Ethel Walker, 1861 - 1951. Artist
© Joyce Jeal

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Ethel Walker, 1861 - 1951. Artist about 1950
  • Scottish Art
This drawing by the young Polish artist Kratochwil shows Edinburgh-born painter Ethel Walker in her late eighties. Having moved to Surrey as a child, she became one of few female members of the New English Art Club. Although she exhibited with the group for many years, she soon parted with the stylistic tradition of the NEAC, working instead in a more Impressionist manner. Her subjects included flowers, interiors and seascapes, but Walker is best-known for her figure studies and portraits of women, which include a large number of subtle, tonal self-portraits. An interest in philosophy and religion added a Symbolist dimension to her work. Walker took her art very seriously, and her commitment was recognised when she was made a CBE in 1938 and a Dame in 1943.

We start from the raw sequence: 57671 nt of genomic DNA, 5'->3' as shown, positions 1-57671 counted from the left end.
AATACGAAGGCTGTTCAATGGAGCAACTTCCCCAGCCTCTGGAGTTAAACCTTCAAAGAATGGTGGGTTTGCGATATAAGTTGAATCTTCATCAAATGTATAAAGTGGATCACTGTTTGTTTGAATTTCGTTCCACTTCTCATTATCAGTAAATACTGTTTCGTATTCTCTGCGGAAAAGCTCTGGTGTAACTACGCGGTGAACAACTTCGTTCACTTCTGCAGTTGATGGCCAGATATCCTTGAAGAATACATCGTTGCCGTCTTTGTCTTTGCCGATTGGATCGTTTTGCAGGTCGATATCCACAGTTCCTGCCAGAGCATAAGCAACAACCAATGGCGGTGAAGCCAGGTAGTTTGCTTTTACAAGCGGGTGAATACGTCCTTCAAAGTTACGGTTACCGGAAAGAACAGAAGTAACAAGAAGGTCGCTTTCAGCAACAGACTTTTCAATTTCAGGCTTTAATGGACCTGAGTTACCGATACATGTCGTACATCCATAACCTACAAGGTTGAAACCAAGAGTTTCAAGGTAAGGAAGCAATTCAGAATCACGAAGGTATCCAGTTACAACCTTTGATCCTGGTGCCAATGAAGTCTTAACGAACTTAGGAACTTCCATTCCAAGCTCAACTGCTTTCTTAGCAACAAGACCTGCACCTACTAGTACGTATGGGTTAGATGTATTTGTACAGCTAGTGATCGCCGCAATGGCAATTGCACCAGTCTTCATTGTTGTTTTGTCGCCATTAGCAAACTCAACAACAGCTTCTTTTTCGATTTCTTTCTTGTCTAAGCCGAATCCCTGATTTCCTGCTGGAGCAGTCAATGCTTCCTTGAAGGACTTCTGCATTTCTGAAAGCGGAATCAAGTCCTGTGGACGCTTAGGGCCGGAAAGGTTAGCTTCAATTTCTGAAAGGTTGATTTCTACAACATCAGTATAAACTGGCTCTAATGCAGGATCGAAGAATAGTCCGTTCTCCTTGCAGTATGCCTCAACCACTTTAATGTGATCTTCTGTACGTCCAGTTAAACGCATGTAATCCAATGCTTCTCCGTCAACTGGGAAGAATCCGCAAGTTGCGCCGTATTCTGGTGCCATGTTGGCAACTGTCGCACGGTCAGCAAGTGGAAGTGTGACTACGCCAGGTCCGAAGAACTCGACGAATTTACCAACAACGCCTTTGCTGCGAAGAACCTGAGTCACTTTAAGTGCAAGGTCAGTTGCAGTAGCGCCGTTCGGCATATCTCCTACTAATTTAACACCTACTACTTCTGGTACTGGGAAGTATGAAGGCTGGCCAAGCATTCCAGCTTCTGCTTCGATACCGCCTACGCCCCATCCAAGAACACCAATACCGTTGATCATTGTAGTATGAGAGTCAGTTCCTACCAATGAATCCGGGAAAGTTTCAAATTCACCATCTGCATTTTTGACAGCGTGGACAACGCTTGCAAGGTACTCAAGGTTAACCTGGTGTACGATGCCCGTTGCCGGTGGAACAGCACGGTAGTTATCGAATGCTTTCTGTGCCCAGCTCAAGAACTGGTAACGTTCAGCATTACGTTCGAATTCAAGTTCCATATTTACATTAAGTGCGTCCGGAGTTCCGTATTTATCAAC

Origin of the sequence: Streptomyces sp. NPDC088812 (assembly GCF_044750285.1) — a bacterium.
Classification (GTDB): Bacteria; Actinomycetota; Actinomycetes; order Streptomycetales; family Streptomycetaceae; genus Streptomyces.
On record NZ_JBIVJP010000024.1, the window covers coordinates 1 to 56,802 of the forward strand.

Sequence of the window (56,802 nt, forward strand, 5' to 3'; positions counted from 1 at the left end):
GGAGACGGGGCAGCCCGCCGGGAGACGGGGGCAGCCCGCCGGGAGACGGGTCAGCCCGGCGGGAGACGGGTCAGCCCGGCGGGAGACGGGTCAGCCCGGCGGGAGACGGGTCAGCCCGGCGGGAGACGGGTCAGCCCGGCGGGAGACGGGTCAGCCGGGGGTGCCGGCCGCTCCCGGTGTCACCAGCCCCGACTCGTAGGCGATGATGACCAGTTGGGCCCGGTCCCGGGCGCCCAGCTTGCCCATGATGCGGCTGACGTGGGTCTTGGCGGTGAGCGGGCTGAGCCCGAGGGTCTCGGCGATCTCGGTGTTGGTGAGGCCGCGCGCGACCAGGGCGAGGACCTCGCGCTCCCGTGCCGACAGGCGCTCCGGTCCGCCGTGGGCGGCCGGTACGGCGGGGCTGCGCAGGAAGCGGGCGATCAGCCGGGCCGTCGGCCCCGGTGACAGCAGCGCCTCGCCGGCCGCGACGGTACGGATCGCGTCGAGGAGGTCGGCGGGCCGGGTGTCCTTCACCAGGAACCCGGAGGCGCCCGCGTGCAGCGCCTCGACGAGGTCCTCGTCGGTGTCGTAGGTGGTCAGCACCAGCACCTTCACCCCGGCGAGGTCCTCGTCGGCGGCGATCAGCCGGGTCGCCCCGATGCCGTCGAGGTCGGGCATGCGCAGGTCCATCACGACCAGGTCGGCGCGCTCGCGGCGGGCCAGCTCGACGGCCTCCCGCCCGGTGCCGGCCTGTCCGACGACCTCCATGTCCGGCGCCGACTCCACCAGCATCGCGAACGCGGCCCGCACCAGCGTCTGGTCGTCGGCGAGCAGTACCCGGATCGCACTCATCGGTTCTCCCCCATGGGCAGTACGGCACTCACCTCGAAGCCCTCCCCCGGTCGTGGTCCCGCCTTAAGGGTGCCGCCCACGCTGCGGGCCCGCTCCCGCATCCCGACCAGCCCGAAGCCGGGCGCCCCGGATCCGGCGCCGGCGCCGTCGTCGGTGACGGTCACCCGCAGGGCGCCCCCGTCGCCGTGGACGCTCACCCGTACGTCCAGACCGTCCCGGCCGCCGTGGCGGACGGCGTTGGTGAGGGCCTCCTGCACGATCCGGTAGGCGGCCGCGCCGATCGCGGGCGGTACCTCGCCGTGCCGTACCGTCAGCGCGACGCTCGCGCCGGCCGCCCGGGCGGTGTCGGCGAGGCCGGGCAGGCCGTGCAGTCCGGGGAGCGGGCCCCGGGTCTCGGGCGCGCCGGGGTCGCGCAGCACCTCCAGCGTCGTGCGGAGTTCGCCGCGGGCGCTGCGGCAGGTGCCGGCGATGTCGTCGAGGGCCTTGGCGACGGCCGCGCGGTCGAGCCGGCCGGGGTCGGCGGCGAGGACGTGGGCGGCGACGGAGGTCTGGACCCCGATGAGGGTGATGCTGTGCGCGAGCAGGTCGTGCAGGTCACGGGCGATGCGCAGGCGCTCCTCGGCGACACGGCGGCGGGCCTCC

Glossary Open

Impressionism

An influential style of painting that originated in France in the 1870s with artists such as Claude Monet, Pierre-August Renoir and Alfred Sisley. They were interested in capturing the changing effects of light, frequently exploring this through landscape scenes painted in the open air.

Symbolism

The representation of subjects or ideas by use of a device or motif to create underlying meaning. A literary and artistic movement that originated in France and spread through much of Europe in the late 19th century. There was no consistent style but rather an appeal to the idea of the artist as mystic or visionary and the desire to express a world beyond superficial appearances.

Impressionism, Symbolism

Details

  • Acc. No. PG 2993
  • Medium Pencil on paper
  • Size 25.00 x 18.80 cm
  • Credit Given by Marian Kratochwil, the artist, 1995